Monday, February 18, 2013

First/Last-The Delta Saints

"The Delta Saints are not what they say they are. Delta? Absolutely. But saints? One might call them “cautionary tales” long before the term “saints” ever came to mind; however, there is something devout about their bayou rock, a dirty, distinct sound they’ve zealously refined on their debut full-length, Death Letter Jubilee. Alternating between raucous melodies and slow-burning odes to the devil in his many forms, Ben Ringel (vocals/dobro), Dylan Fitch (guitar), David Supica (bass), and Ben Azzi (drums) explore themes of difficult love, the wanderer’s high road, and the moral low road using their unconscious fascination with the classical elements – earth, air, fire, and water – as a natural vehicle for their briny narratives.
With Death Letter Jubilee, The Delta Saints are blooming into life not as a pretty flower might, but perhaps a mushroom explosion from an atomic bomb or a feral thunderhead. After two self-released and well received EPs, Pray On and A Bird Called Angola, fans demanded a full length and happily burst through the band’s Kickstarter goal to get it. “That is a feeling like no other,” Ben Ringel claims. “It’s awesome and also humbling. And it’s good pressure on us to succeed. It’s the kind of pressure we were able to harness and strive off of.”

Check out the band at their official Website, Facebook, BandCamp, Twitter, Tumblr, and MySpace. The band recently released it's debut full-length, "Death Letter Jubilee". My thanks to Ben Ringel (Vocals/Dobro) for taking a few to participate in this edition of First/Last.

The first album you ever bought?
The first album that I personally every bought was actually a cassette tape, and it was Kansas, “Greatest Hits”. To this day, I’m not sure how I decided on that one. There was never a Kansas record playing in our house, and my parents didn’t really listen to them. I guess it could have been the cover. A Poseidon looking fella in a suit was doing something with a ship. Kids…

Your last album bought?
I bought Allen Stone’s self-titled record, and the Del McCoury Band’s “Del and the Boys”. Both records are great. I literally can’t say enough about Allen Stone. He and his band are unbelievable, and the record is no different. He’s the kind of artist that gives you some faith in music. And Del McCoury is just a bluegrass powerhouse. I recommend both.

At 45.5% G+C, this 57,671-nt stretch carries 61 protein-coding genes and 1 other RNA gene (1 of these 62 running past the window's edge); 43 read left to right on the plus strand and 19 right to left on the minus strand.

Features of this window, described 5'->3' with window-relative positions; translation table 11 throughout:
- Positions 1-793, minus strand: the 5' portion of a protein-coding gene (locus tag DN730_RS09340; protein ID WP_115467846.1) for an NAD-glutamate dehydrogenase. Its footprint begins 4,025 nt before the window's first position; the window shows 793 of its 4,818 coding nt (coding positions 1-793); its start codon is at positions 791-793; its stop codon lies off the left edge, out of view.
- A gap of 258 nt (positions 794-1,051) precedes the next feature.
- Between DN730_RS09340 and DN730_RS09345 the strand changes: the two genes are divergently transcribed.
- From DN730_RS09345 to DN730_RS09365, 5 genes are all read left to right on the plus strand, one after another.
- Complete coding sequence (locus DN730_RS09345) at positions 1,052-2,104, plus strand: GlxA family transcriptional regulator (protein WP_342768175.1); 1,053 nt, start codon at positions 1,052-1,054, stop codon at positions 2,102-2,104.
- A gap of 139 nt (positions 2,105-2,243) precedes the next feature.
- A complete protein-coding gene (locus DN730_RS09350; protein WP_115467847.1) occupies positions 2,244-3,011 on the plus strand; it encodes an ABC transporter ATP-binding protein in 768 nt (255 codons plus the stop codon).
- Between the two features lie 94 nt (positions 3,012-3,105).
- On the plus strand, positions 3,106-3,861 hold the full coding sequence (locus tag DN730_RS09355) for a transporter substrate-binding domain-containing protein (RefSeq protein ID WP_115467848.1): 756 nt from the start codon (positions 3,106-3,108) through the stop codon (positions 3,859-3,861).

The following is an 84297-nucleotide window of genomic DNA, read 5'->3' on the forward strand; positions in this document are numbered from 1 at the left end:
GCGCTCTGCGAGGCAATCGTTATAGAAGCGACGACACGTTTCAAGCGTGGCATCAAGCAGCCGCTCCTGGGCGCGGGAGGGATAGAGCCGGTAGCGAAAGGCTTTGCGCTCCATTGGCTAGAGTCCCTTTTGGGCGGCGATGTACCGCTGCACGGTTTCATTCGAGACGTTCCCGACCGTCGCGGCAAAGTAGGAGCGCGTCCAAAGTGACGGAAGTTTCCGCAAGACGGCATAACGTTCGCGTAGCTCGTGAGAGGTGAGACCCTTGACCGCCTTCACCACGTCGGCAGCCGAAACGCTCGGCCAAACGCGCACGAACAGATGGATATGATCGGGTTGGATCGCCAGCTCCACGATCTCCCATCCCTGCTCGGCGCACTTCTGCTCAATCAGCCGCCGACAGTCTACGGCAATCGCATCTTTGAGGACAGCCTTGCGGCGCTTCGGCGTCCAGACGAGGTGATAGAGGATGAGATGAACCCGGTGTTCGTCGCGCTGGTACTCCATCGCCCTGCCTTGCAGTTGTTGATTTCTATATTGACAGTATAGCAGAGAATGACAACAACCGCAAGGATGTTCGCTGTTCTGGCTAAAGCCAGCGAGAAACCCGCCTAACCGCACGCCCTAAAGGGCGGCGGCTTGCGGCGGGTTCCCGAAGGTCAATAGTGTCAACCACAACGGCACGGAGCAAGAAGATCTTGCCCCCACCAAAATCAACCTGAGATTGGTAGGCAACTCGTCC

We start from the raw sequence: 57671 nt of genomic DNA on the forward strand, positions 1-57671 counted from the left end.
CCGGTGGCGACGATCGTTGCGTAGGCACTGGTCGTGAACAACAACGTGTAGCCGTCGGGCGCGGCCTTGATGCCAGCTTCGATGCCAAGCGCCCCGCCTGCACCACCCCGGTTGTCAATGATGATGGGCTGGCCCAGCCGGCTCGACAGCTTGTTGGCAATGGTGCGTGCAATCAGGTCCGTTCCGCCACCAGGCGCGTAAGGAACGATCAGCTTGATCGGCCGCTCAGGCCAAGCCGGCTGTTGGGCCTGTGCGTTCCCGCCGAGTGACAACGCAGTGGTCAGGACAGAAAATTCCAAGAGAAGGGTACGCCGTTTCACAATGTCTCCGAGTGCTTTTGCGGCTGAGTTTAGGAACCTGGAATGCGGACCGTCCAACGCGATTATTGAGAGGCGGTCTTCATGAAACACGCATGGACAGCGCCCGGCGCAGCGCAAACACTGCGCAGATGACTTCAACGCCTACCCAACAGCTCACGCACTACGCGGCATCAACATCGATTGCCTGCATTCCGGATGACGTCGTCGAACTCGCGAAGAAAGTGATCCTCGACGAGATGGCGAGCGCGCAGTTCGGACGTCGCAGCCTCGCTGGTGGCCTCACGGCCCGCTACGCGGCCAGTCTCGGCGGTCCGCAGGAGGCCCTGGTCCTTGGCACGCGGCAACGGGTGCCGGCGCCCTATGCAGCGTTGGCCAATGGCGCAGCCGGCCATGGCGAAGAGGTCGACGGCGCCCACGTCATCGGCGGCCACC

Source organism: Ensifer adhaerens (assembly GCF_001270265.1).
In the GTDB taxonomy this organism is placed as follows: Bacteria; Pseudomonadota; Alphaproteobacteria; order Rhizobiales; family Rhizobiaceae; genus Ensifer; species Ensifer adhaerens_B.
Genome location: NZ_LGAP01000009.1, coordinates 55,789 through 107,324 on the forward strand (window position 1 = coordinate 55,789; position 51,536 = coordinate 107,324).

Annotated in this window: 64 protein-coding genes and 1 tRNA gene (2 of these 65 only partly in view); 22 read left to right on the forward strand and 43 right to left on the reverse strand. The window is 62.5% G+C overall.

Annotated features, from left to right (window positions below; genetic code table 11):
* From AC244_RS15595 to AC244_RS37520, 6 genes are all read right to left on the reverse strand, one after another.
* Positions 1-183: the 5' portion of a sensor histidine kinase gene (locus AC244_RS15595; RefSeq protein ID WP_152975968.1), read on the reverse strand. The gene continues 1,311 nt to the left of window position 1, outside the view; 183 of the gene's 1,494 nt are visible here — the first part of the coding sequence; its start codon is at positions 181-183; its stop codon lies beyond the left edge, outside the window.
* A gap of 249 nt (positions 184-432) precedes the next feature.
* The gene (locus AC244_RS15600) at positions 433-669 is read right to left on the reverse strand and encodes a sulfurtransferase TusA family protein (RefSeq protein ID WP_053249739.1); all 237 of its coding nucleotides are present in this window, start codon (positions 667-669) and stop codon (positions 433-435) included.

Favorite album of all time?
What I would like to know is if anyone who has ever answered this question hasn’t at least in their head recanted their answer right after they gave it.  I honestly don’t know if I can narrow it down to my favorite record of all time. A record that I could listen to everyday for the rest of my life is “Sticky Fingers” by The Rolling Stones. The songs and sounds of this record are damn near perfect.

Least favorite/most disappointing album?
Can I say Miley Cyrus’ entire discography?

First concert attended?
Dave Matthews Band at The Gorge in 2002.

Last concert?
The Del McCoury Band and Keller Williams at Marathon Music Works (Nashville) on New Years of this year.

Favorite concert ever?
I saw Ray Lamontagne at The Ryman a few years ago. His songs, in a place like that was heart-breaking.

Least favorite concert?
The Rolling Stones in Seattle, circa 2005. Not because it was anything short of spectacular, but because I had to leave early, and reached the car just as they started in on Brown Sugar. Hearing that echo through the streets, and not being able to see it live was a pretty low moment.

Any thoughts, experiences about Pittsburgh?
Pittsburgh has always been a special place to me. My grandfather is from Freedom, which is a little bit north of Pittsburgh. As a kid I came up and visited some, and loved the time I got to spend there. I grew up a Penguins and Steelers fan. It’s a great place, and I’m stoked to get back up that way, and get to experience more of it.

Thanks, Ben. Love the album and looking forward to a future Pittsburgh stop on the tour.

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